Windowing could make Y2K linger
Windowing could make Y2K linger
By Christopher J. Dorobek
Some last-minute quick fixes to make government systems year 2000-ready could make the date code problem resemble the Energizer bunny'it just keeps going and going and going.
One widely used technique to quickly deal with errant date code is windowing. But windowing is
more of a Band-Aid for the problem and has been used mostly by organizations that could not or did not have time to revamp a system's code, agency and industry officials said.
When using windowing techniques, the underlying coding does not change. Instead, a new four-digit year date is inserted anywhere a two-digit date appears in a program. The windowing application, based on a specific period of time, determines whether a two-digit year date will be considered in the 20th or 21st century.Later for IT
The issue for information technology managers is that windowing will require agencies to revisit problems later because it's not a long-term fix, said Don Arnold, national account manager for Wang Federal Systems of McLean, Va. Eventually, that set period in a windowing application no longer applies, he said.
Agency officials acknowledged such problems and said they will be different from the ones they face today. In some ways the issues will be more complex because agencies must track and monitor systems that will still need code work, Agriculture Department chief information officer Anne Thomson Reed said.
There's also a fiscal hurdle. A House staff member said Congress would be leery of agencies seeking year 2000 assistance long after Dec. 31 has come and gone.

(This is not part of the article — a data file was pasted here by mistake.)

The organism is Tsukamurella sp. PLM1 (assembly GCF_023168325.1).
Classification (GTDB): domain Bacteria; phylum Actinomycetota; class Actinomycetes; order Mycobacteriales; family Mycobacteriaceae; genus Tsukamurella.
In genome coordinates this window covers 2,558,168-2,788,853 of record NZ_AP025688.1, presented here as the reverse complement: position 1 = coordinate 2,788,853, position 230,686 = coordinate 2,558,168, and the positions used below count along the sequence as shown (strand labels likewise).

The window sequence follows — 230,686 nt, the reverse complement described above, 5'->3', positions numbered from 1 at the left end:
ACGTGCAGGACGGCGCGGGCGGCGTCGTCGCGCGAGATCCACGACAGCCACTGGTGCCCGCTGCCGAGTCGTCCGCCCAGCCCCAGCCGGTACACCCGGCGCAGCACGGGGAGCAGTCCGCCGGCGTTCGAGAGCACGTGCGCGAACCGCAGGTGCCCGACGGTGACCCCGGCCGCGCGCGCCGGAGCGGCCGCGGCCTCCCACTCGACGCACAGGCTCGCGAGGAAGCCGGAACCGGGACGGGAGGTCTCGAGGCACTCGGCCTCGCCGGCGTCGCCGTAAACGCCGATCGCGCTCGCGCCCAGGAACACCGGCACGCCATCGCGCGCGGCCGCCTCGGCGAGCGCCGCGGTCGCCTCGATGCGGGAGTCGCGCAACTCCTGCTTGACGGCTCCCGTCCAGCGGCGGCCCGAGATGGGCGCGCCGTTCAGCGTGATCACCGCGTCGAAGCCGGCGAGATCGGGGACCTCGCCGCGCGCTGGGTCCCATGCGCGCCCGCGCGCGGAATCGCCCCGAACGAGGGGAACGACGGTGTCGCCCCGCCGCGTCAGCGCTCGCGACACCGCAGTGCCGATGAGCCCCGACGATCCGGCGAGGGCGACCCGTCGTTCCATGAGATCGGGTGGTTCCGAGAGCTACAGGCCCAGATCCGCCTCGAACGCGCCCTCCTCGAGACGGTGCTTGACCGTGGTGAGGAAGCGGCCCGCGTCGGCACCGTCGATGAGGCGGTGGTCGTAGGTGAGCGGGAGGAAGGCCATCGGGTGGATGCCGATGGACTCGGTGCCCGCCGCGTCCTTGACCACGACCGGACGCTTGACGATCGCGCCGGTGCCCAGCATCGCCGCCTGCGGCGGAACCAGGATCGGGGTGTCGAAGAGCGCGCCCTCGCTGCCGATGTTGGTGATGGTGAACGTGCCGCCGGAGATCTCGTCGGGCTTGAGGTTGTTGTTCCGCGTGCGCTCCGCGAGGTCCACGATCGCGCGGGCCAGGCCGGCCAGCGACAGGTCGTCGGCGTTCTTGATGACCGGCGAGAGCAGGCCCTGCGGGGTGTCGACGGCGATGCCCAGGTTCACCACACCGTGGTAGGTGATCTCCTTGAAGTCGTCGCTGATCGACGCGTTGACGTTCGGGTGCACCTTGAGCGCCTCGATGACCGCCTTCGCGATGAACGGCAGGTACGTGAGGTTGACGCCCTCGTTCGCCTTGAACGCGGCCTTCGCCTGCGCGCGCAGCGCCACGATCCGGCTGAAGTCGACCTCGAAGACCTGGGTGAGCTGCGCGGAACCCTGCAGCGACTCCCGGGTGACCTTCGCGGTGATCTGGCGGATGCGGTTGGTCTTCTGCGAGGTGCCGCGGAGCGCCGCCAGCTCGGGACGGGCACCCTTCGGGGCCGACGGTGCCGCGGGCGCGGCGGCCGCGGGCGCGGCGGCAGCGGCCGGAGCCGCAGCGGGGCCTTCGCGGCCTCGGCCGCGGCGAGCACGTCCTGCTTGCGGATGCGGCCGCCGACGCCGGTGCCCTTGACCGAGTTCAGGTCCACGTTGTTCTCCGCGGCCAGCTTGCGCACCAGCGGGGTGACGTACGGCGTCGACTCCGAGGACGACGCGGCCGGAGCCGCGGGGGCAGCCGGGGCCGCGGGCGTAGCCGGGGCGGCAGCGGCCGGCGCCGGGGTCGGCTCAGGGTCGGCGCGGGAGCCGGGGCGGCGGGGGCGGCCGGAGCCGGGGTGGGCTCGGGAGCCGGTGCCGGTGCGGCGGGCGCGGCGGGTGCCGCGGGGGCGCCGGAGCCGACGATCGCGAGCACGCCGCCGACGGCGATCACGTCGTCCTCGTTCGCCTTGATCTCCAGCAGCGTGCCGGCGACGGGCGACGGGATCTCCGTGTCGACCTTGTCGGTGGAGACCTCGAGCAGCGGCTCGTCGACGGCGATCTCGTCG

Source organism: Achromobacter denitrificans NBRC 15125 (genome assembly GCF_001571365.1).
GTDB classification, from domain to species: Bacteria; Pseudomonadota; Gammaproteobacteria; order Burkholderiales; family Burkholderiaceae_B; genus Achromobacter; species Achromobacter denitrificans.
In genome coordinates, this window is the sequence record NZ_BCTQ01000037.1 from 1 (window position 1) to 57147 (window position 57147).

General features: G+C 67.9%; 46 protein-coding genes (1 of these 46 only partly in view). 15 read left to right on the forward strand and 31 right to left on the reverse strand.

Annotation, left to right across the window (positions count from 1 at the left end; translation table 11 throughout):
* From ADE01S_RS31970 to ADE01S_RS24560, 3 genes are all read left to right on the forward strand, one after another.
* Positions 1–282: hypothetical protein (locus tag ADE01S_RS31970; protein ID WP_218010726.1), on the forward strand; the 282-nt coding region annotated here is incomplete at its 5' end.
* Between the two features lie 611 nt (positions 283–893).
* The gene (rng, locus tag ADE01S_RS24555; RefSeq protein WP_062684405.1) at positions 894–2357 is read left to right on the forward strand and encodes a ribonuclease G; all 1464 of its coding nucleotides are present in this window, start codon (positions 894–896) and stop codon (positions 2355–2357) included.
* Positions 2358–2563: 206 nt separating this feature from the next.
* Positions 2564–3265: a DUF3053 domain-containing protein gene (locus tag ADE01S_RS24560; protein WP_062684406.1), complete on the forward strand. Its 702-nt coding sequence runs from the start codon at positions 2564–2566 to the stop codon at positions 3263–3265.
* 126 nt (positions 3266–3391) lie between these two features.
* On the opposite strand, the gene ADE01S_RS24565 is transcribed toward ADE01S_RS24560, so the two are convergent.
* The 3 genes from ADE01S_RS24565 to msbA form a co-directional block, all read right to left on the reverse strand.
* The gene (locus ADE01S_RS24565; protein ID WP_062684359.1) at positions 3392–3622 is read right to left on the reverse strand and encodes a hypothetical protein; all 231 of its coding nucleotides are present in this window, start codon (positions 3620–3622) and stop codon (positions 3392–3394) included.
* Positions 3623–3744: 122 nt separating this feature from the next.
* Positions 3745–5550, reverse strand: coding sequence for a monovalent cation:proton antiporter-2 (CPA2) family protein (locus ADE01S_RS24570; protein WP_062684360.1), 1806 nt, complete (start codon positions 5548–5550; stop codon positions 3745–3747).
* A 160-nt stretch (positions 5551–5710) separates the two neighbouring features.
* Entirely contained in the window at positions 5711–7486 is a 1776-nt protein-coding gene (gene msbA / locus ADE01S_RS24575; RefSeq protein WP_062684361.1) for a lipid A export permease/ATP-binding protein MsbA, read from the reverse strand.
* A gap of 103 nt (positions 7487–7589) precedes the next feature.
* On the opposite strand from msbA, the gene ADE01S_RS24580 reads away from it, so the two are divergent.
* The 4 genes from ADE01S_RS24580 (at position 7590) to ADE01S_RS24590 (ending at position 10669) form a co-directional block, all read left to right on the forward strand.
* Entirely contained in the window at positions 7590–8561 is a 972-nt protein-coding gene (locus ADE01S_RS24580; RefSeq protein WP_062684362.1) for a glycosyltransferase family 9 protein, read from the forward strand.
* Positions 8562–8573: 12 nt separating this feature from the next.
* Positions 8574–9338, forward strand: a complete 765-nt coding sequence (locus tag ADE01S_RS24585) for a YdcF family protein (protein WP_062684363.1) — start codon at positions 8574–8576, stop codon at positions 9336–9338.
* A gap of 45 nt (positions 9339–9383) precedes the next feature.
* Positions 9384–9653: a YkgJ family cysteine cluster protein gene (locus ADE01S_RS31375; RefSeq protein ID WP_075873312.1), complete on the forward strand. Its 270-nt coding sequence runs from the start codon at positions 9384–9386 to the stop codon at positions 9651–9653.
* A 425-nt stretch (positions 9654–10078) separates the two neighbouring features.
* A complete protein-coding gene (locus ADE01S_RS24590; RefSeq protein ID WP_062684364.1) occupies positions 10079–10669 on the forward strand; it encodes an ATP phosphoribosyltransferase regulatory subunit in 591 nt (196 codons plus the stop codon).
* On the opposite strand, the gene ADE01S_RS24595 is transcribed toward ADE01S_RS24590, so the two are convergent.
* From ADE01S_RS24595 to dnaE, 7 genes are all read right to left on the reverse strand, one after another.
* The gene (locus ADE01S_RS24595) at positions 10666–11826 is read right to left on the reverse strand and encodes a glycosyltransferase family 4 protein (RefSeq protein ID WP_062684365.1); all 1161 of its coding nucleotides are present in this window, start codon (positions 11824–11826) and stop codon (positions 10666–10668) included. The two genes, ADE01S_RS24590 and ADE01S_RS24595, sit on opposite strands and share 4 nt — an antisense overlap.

Unlike code reworking where the dates are expanded from two to four digits, the most common form of windowing does not change the dates. Instead, code is inserted at each date so certain dates greater than an established number are considered in the 20th century'66 becomes 1966, for example'and other numbers are considered part of the 21st century'10 becomes 2010.
Some officials said windowing techniques will let systems work for several years, with the systems being replaced before the techniques start to cause problems. But Wang's Arnold said such a view harks back to the time when people discounted the year 2000 problem altogether and made similar comments that all problem systems likely would be replaced before 2000.
Windowing is not the right answer, Arnold said. 'The right answer is to fix the stuff,' he said.
Labor Department deputy CIO Shirley A. Malia, chairwoman of the CIO Council's Year 2000 Committee, said agencies are more prepared to deal with the windowing problem because the instances of its use are dramatically fewer than the instances of date code governmentwide.
Plus, agencies now have an inventory of systems as a result of their year 2000 work, she said. 'We know what the systems are.'
Gregory L. Parham, executive director of USDA's Year 2000 Program Office, said systems that have been readied using windowing must be tracked. USDA has created a database to monitor all its systems, and one of the parameters included is whether a system has a windowed fix, and if so, what the window time period is.
Kathleen M. Adams, a vice president at SRA International Inc. of Arlington, Va., said there are also potential problems with windowing techniques because of data exchanges.
But, overall, the former Social Security Administration systems official said she does not expect disasters because of windowing. 'I don't think it is going to be a big deal,' she said.